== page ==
The Mason Corridor is a five-mile, north-south byway from Cherry Street to south of Harmony Road. It combines a bicycle and pedestrian trail with MAX Bus Rapid Transit (BRT) corridor. The Corridor will provide a framework for economic development and environmentally sustainability, which will create opportunities for new mixed-use and transit oriented developments (TOD)that avoid sprawl and enhance our community's active lifestyle.
Along with expanding transportation choices, economic development, and environmental sustainability, the Mason Corridor serves as the foundation to encourage community partnerships, private investment, active living, and attractive, urban lifestyles. The Mason Corridor is a legacy project that will connect Downtown, Colorado State University, and local business and neighborhoods throughout our community. The Mason Corridor benefits all of us - residents, property & business owners, students, and visitors - whether we are driving, cycling, walking, or riding transit.
From the City’s standpoint, it is an important legacy project. It provides opportunities for infill and economic development. Previous Visionary Legacy projects include: City Park, Lee Martinez Farm, and Old Town Square. The corridor was designed to fit the vision of the community.
The City's master planning process investigated the suitability of Mason Corridor as a component of the community. BRT is a cost effective way to provide high quality transit. Denver solutions don't fit in Fort Collins at the present time, but the designated guideway can transition to other technologies as needed. The city is land locked and is growing 1-2 percent annually, with over 144,000 people now. People will move along the corridor by choice.
Fort Collins voters approved the initial funding for the Mason Corridor in 1997 as part of the “Building Community Choices” ballot item, along with funding for a variety of other citywide capital improvement projects. The City Council approved the Mason Corridor vision plan document, including the plans for the bicycle/pedestrian trail and Bus Rapid Transit system in 2000. What wasn't approved by voters in 2002 and 2003 were two funding initiatives that included local funding for implementation of the Mason Corridor along with funding for a variety of other community-wide transportation projects. Today, the city has secured 80 percent of total project costs from the federal government; the remaining 20 percent of the project costs are being covered by the state of Colorado, City of Fort Collins, Downtown Development Authority, and Colorado State University.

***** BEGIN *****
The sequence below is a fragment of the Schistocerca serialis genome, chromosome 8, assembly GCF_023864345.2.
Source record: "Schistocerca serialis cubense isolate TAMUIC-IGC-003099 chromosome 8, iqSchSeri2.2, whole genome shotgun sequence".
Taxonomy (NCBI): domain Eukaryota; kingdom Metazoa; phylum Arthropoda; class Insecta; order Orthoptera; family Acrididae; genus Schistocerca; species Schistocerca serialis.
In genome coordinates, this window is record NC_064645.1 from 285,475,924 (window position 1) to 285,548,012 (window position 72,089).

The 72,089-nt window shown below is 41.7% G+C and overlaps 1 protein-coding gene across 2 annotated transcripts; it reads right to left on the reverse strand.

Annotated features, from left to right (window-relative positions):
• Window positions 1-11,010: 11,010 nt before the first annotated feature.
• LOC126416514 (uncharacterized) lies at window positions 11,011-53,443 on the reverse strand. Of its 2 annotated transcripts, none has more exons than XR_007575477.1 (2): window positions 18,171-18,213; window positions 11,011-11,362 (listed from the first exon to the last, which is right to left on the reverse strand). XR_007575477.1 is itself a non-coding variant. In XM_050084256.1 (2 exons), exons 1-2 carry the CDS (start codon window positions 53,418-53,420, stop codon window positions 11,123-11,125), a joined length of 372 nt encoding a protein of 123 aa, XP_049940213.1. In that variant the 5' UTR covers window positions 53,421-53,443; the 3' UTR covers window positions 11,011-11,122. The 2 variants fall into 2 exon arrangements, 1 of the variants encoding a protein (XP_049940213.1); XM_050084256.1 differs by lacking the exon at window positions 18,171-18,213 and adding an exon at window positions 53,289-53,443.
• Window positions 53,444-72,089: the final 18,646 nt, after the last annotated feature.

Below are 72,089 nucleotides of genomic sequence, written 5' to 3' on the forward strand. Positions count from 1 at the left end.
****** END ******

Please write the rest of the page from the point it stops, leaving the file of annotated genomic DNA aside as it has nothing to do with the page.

The City needed a funding opportunity/commitment from the Federal Transit Administration. In addition, the local market is now ready for this project as it will spur economic development and re-development as well as address the current need to grow from within the city.
By pursuing many different funding sources for the Mason Corridor, our community is leveraging limited local dollars with State and Federal grants. In addition, the City can work with public/private partnerships to help spread the costs over many different sources. No one group will bear the project's full cost. The City received 80% of project funding from the Federal Transit Administration. The remaining 20% is available from the City of Fort Collins, Downtown Development Authority, CSU/Colorado State University Research Foundation, and Colorado Department of Transportation.
Based on the Federal and State funding, the City's local share of the Mason Corridor project is approximately $4-5 Million, which is similar in cost to rebuilding an arterial intersection. Essentially, for the price of one intersection, Fort Collins' investment will leverage enough resources to build a 5+ mile corridor that will continue to generate on-going revenue for our community for many generations.
New infill development will face the corridor. Barnes and Noble already has two front doors facing east and west. Newer structures must be designed to provide service to the Mason Corridor.
Community economic development is taken seriously. The City has two tools for the private sector along the Corridor: the Transportation Oriented Development overlay district and the Fort Collins Urban Renewal Authority’s Midtown Urban Renewal Plan Area.
The current Environmental Impact Statement examining connections between Northern Colorado communities and Denver includes two choices: (A) Commuter rail along existing tracks following US 287 and (B) BRT commencing at I-25 and the Harmony Corridor. Rail is expensive and would require a phased approach. Federal funding has not been identified for this connection, and the project is in early phases.
Federal representatives are currently reviewing cost effective strategies. The project includes important considerations as the population in Northern Colorado will continue to grow significantly over the next 20 to 30 years. The rail option (A) could be linked to the Mason Corridor at the South Transit Center, and the Bus Rapid Transit option (B) could be linked at the existing Harmony Transit Center.